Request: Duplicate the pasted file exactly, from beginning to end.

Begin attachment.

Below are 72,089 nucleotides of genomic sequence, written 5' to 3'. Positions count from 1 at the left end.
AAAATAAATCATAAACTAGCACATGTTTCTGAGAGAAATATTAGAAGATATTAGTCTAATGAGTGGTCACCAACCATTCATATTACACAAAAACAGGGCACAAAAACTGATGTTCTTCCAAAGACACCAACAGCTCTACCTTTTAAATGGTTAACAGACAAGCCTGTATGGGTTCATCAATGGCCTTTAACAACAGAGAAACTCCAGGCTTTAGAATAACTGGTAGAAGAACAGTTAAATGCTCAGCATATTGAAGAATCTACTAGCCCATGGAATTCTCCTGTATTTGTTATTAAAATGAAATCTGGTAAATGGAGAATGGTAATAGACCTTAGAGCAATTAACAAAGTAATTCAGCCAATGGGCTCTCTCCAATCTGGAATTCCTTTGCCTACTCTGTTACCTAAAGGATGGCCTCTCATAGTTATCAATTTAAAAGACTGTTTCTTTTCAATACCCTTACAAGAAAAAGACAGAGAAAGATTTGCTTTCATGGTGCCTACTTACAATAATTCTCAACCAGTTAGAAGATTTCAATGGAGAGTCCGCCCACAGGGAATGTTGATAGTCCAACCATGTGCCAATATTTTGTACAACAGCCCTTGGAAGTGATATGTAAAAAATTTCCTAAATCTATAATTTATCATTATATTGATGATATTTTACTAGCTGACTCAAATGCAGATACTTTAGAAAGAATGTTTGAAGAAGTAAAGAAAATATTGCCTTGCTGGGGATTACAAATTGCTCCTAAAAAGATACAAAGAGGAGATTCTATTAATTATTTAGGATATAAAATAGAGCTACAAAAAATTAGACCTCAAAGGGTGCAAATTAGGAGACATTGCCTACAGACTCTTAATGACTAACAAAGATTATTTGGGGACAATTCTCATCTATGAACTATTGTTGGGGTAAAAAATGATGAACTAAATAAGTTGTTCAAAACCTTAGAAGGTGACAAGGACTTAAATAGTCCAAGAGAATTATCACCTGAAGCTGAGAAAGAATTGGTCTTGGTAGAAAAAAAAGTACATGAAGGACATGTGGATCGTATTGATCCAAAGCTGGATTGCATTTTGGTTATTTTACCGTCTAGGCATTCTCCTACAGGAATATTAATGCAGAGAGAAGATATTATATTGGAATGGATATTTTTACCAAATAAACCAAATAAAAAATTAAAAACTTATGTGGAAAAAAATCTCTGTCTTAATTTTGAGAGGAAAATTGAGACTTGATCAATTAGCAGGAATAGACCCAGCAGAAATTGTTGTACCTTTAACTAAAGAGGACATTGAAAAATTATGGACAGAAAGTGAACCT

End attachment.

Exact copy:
Below are 72,089 nucleotides of genomic sequence, written 5' to 3'. Positions count from 1 at the left end.
AAAATAAATCATAAACTAGCACATGTTTCTGAGAGAAATATTAGAAGATATTAGTCTAATGAGTGGTCACCAACCATTCATATTACACAAAAACAGGGCACAAAAACTGATGTTCTTCCAAAGACACCAACAGCTCTACCTTTTAAATGGTTAACAGACAAGCCTGTATGGGTTCATCAATGGCCTTTAACAACAGAGAAACTCCAGGCTTTAGAATAACTGGTAGAAGAACAGTTAAATGCTCAGCATATTGAAGAATCTACTAGCCCATGGAATTCTCCTGTATTTGTTATTAAAATGAAATCTGGTAAATGGAGAATGGTAATAGACCTTAGAGCAATTAACAAAGTAATTCAGCCAATGGGCTCTCTCCAATCTGGAATTCCTTTGCCTACTCTGTTACCTAAAGGATGGCCTCTCATAGTTATCAATTTAAAAGACTGTTTCTTTTCAATACCCTTACAAGAAAAAGACAGAGAAAGATTTGCTTTCATGGTGCCTACTTACAATAATTCTCAACCAGTTAGAAGATTTCAATGGAGAGTCCGCCCACAGGGAATGTTGATAGTCCAACCATGTGCCAATATTTTGTACAACAGCCCTTGGAAGTGATATGTAAAAAATTTCCTAAATCTATAATTTATCATTATATTGATGATATTTTACTAGCTGACTCAAATGCAGATACTTTAGAAAGAATGTTTGAAGAAGTAAAGAAAATATTGCCTTGCTGGGGATTACAAATTGCTCCTAAAAAGATACAAAGAGGAGATTCTATTAATTATTTAGGATATAAAATAGAGCTACAAAAAATTAGACCTCAAAGGGTGCAAATTAGGAGACATTGCCTACAGACTCTTAATGACTAACAAAGATTATTTGGGGACAATTCTCATCTATGAACTATTGTTGGGGTAAAAAATGATGAACTAAATAAGTTGTTCAAAACCTTAGAAGGTGACAAGGACTTAAATAGTCCAAGAGAATTATCACCTGAAGCTGAGAAAGAATTGGTCTTGGTAGAAAAAAAAGTACATGAAGGACATGTGGATCGTATTGATCCAAAGCTGGATTGCATTTTGGTTATTTTACCGTCTAGGCATTCTCCTACAGGAATATTAATGCAGAGAGAAGATATTATATTGGAATGGATATTTTTACCAAATAAACCAAATAAAAAATTAAAAACTTATGTGGAAAAAAATCTCTGTCTTAATTTTGAGAGGAAAATTGAGACTTGATCAATTAGCAGGAATAGACCCAGCAGAAATTGTTGTACCTTTAACTAAAGAGGACATTGAAAAATTATGGACAGAAAGTGAACCT